International Cricket Council (ICC) has finally decided to overcome the inertia and has amended the Super Over rule. If a match goes in a deadlock then it will be decided on multiple super overs until a clear winner emerges in the semifinal and finals.
However, in the group stages, there will only be one Super Over and if it turns out to be a tie then it will remain that way.
England won their maiden World Cup title on the basis of boundary count in the nerve-jangling contest at Lords in July amidst controversial circumstances.
The New Zealand team was totally devastated after what transpired in that unforgettable World Cup final. An intense debate ensued in cricket circles who expressed their dissatisfaction with the boundary count rule that is applicable in case of a tie.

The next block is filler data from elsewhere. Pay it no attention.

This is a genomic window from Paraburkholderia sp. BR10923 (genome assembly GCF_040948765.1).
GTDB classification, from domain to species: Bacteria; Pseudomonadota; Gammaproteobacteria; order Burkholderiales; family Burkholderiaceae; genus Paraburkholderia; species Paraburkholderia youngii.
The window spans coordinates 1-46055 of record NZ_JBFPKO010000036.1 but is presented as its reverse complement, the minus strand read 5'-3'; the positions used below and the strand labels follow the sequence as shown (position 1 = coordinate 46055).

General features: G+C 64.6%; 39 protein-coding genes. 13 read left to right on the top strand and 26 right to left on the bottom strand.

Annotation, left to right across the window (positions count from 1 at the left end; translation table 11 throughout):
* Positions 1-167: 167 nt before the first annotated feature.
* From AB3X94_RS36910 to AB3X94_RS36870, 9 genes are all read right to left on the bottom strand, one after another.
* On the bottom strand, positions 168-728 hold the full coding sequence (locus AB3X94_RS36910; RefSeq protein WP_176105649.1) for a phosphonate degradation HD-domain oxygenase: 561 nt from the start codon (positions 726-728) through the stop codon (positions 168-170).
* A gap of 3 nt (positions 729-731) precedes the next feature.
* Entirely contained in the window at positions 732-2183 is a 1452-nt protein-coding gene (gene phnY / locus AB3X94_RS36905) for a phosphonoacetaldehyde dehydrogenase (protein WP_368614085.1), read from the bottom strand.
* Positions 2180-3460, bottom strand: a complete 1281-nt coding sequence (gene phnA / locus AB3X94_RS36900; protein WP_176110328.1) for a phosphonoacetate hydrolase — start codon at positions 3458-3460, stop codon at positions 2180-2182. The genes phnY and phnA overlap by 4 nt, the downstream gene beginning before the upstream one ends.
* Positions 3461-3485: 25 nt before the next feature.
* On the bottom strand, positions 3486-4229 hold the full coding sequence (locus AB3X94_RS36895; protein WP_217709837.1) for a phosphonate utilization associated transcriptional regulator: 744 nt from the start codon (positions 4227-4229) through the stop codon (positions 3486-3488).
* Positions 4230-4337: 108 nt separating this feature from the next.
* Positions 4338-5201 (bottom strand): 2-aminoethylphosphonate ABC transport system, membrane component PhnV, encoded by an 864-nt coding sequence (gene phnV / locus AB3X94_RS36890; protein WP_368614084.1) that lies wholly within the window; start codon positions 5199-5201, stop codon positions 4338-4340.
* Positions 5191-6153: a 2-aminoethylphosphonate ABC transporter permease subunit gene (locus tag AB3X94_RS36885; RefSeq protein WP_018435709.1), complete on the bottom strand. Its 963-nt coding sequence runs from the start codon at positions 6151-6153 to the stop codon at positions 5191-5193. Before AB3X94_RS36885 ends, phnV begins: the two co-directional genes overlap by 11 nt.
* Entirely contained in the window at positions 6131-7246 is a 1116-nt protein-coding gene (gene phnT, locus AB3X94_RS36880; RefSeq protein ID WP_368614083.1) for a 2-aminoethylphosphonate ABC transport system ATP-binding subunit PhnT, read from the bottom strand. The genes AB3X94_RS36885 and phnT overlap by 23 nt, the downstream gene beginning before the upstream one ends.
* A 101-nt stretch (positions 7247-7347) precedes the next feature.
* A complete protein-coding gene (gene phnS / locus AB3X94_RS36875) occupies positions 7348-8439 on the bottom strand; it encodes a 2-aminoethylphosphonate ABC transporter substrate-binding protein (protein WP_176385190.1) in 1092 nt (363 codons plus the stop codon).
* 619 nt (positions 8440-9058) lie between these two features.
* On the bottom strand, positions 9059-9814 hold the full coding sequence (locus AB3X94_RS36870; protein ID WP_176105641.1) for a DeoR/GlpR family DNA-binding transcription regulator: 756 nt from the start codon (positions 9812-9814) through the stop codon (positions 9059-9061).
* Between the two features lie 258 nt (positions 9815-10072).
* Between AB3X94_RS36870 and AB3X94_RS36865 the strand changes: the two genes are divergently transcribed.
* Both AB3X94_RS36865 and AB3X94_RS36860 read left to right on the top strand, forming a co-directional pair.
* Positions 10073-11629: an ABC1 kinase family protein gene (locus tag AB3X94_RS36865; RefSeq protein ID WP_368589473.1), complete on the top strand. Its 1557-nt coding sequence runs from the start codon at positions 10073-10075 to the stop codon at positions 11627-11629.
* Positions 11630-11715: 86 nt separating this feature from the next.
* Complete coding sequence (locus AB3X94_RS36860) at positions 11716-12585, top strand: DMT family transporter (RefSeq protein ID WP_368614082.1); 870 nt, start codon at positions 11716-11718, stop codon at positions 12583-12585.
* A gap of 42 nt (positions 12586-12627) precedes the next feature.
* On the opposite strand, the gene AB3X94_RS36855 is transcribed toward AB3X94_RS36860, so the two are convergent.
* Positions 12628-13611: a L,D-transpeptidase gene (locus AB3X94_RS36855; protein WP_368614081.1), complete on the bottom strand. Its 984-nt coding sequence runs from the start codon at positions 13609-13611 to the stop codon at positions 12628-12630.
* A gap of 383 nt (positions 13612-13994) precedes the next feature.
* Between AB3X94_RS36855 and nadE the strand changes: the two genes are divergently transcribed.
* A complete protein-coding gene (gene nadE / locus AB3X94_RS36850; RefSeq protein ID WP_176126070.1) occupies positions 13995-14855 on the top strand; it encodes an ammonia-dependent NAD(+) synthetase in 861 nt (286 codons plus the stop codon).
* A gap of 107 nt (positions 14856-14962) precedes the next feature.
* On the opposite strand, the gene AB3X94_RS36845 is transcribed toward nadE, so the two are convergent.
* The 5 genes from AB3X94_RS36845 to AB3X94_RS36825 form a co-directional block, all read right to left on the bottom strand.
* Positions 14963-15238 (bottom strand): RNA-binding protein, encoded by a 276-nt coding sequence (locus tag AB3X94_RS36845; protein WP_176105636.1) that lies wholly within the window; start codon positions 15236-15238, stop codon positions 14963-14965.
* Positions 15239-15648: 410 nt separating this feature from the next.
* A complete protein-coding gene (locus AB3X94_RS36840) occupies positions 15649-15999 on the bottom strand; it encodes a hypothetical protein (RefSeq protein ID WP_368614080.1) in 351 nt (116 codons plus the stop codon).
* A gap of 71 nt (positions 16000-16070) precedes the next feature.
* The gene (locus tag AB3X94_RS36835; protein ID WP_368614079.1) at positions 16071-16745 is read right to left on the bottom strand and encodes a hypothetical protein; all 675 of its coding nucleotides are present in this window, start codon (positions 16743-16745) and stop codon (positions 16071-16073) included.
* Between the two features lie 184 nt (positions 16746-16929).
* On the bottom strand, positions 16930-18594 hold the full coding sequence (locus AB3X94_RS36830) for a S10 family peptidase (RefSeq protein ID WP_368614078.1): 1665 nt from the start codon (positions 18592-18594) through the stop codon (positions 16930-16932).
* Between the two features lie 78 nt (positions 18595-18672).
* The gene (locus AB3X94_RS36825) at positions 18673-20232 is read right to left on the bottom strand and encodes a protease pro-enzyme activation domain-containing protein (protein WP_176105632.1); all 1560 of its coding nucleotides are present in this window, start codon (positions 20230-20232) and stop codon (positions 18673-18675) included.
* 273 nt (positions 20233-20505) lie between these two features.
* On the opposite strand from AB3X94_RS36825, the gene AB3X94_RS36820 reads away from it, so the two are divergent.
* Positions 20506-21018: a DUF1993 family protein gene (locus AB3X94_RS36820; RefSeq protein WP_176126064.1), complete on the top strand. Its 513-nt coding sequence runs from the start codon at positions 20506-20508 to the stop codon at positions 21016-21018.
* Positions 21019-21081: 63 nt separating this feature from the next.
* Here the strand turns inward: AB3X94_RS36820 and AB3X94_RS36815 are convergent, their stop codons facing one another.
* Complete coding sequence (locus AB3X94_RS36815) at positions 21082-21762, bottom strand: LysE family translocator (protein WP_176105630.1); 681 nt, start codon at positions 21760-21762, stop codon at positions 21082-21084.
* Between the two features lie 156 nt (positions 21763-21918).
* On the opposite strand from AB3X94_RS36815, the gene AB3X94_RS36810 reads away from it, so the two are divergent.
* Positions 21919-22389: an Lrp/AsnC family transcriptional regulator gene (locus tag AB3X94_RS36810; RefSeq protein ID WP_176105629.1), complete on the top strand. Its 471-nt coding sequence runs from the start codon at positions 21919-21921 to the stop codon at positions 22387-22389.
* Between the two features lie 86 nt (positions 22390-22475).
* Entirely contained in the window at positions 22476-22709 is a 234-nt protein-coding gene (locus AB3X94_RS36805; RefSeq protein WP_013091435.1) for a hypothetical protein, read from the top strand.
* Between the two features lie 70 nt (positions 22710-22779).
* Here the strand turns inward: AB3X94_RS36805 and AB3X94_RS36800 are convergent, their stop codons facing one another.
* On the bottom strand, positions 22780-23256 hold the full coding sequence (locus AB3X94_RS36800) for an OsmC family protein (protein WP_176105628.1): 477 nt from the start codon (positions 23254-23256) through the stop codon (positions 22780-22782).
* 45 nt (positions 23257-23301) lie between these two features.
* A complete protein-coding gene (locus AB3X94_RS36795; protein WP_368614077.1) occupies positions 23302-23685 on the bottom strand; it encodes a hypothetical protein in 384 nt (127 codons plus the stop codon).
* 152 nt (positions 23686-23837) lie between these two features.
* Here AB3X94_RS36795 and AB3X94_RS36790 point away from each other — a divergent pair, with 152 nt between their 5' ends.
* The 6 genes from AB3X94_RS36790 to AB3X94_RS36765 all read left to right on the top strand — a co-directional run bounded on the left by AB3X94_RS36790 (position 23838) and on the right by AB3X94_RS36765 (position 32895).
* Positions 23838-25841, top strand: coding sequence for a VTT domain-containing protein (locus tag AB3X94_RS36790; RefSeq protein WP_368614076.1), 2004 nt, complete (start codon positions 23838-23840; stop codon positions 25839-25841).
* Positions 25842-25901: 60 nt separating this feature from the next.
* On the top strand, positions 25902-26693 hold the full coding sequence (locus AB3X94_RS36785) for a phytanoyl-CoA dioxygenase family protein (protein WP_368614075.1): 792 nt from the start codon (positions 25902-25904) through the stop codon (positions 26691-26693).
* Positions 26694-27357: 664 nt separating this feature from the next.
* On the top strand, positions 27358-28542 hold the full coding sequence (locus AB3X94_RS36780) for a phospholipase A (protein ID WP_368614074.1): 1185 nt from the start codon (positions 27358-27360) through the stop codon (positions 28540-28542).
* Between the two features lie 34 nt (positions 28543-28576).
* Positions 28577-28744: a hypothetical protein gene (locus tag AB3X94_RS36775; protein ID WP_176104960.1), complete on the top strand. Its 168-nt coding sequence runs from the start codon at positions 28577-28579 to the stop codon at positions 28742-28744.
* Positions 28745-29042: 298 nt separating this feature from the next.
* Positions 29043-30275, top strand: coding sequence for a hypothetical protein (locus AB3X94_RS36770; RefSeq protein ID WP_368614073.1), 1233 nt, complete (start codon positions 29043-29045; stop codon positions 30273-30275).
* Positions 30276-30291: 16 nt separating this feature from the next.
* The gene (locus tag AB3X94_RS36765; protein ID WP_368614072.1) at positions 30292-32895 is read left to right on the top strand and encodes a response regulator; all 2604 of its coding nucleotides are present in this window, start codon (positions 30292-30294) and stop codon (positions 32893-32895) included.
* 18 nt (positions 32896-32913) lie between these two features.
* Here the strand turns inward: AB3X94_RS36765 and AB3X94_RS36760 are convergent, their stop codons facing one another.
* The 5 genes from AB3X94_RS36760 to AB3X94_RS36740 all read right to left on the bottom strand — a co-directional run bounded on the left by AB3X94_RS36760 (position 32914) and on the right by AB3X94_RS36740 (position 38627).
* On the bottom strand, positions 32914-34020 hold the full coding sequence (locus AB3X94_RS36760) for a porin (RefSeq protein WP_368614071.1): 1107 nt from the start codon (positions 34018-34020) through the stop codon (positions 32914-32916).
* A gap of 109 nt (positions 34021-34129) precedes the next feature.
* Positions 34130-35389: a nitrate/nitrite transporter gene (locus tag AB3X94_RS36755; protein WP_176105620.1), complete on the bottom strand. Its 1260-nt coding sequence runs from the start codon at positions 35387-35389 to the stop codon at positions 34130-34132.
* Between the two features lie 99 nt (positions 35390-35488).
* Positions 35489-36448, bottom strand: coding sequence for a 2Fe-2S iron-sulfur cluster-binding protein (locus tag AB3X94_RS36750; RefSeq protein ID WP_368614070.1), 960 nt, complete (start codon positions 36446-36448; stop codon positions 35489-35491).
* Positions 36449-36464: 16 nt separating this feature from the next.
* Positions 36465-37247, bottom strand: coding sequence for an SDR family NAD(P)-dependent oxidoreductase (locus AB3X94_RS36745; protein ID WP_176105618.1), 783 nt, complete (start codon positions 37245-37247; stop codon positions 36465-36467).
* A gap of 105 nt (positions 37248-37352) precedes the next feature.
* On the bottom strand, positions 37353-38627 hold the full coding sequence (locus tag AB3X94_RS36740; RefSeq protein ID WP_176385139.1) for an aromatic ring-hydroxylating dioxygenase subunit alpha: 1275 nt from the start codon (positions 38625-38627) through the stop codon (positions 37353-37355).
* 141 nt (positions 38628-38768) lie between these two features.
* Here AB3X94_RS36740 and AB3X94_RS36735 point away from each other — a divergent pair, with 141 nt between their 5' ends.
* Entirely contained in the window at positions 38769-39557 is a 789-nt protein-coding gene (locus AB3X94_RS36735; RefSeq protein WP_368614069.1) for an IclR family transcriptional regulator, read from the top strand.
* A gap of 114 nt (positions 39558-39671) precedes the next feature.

ICC might have been encouraged by Big Bash League (BBL), who last month was the first cricket body to take the much-awaited initiative by omitting the objectionable rule as they put in place 'multiple Super Overs' criterion in case of a tie in BBL knockout games.
ICC claimed the change was "in keeping with the basic principle of scoring more runs than the opponent to win."
ICC has now made amends - as the cricket world would perhaps not like another disputed high-profile affair. The new rule will give the teams a fair chance to edge out one another in the event of a tie.